Chronic heartburn can cause esophageal cancer. But people who suffer from heartburn often don't get screened for cancer, and the results can be deadly.
Heartburn can lead to a condition called "Barrett's esophagus." Barrett's esophagus is a strong, and only known, risk factor for cancer of the esophagus.
New research conducted in collaboration with the Mayo Clinic Robert D. and Patricia E. Kern Center for the Science of Health Care Delivery shows that an alternate screening technique that does not require sedation is just as effective in identifying Barrett’s esophagus or cancer as the traditional method. It is less invasive, less costly, and carries less risk due to no sedation - and could be mobile.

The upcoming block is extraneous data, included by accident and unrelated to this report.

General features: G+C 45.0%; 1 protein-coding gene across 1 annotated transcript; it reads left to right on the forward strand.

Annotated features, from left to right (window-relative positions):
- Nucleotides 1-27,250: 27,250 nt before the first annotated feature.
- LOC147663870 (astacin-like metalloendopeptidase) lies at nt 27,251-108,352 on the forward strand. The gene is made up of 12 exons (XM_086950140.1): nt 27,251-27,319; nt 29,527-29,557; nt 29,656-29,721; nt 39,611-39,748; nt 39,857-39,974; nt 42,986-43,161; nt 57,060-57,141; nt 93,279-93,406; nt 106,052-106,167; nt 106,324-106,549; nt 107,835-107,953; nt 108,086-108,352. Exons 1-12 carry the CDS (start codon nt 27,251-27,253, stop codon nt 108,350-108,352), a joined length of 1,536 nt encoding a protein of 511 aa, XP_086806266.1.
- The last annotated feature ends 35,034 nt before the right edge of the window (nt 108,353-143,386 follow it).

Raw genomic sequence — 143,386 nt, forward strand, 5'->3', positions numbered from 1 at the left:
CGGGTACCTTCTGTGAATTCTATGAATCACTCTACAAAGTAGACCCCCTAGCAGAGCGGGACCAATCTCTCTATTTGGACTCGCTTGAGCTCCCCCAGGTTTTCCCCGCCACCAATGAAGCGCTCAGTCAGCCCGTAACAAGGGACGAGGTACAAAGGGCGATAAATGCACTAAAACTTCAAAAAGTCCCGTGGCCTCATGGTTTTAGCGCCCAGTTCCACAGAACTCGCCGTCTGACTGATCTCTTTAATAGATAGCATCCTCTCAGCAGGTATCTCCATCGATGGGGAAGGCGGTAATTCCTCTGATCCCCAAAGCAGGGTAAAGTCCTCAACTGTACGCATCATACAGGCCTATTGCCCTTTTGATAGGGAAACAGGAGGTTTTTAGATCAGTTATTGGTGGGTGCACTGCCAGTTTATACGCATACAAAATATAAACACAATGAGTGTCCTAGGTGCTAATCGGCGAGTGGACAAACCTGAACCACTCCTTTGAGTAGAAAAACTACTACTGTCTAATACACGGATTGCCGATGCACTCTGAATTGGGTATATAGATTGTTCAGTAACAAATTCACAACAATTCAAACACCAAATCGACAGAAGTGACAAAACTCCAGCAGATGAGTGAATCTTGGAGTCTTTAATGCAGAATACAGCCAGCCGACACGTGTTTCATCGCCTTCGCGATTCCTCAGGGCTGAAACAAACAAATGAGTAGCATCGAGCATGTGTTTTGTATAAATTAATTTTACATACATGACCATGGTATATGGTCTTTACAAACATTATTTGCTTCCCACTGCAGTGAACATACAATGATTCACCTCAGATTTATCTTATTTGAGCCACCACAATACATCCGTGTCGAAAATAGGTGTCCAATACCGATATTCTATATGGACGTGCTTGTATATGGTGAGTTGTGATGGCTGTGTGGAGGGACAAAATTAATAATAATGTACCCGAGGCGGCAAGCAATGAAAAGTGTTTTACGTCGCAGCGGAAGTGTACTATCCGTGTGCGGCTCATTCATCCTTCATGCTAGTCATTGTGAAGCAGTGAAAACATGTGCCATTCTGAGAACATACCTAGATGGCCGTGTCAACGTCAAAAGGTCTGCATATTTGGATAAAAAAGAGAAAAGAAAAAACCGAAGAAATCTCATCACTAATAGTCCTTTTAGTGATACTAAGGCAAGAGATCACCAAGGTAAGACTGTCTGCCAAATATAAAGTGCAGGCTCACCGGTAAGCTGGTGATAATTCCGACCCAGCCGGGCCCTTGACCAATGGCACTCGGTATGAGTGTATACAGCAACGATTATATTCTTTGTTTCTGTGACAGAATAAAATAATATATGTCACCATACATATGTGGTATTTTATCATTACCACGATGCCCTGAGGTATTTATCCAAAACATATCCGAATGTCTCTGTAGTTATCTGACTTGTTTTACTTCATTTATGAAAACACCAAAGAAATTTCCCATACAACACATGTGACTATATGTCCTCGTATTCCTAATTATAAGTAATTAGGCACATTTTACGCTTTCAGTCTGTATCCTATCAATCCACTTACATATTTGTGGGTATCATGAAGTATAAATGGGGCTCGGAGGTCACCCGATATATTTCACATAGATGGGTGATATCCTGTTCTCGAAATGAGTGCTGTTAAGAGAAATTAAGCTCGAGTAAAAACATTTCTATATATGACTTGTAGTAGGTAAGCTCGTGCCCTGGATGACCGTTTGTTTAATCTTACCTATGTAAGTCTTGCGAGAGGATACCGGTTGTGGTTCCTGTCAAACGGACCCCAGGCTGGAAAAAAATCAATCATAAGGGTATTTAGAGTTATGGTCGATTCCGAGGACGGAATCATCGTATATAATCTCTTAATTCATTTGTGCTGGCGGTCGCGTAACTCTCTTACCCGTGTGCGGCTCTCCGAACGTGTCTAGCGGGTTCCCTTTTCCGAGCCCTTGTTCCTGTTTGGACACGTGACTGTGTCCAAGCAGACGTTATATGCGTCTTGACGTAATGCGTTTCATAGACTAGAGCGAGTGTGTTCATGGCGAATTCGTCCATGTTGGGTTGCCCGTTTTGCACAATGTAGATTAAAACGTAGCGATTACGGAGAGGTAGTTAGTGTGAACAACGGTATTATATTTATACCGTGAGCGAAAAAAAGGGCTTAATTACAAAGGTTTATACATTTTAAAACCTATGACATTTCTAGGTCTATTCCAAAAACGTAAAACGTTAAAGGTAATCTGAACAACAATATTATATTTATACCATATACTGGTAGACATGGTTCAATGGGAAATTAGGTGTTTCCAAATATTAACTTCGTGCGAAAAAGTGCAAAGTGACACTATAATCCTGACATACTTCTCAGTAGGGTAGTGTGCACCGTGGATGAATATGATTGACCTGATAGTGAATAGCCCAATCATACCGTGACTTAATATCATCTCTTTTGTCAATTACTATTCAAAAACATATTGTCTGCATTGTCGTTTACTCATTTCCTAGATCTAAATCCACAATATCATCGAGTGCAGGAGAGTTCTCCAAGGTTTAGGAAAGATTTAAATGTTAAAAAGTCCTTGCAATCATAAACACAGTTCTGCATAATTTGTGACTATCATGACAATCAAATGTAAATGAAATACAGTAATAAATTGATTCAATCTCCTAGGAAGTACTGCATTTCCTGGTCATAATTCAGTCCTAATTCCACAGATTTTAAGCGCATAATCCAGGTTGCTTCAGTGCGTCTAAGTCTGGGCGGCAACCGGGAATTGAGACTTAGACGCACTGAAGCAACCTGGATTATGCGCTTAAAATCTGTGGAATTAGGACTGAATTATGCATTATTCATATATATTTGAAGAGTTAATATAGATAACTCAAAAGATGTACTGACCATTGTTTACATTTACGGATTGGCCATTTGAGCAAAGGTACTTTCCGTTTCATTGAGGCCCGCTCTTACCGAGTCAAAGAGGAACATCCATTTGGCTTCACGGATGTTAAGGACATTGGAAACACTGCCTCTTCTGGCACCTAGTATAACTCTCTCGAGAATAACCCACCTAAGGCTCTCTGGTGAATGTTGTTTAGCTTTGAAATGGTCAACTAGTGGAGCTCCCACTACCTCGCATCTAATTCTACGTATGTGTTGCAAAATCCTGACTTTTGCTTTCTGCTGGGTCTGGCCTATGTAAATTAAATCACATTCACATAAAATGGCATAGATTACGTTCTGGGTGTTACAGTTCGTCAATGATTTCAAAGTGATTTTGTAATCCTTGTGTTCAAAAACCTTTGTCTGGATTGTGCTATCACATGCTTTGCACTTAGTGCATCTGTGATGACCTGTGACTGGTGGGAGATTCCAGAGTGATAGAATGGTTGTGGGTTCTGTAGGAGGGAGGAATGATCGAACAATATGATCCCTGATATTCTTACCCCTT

The researchers showed that using a mobile van to bring the screening to neighborhood locations (for example, a mall parking lot) is equally effective to hospital-based screening, and may increase screening rates due to convenience and a less formal setting.
Incidence of this deadly cancer has been rising rapidly, and exceeds that of melanoma, lung, colon and breast cancers. Early diagnosis and treatment dramatically increases life expectancy, yet screening and early diagnosis rates remain low.
This approach offers a new opportunity to reduce death and disability from esophageal cancer.
This study was published in the American Journal of Gastroenterology. The research is part of ongoing efforts in the center to identify ways to improve population health and lower costs of care.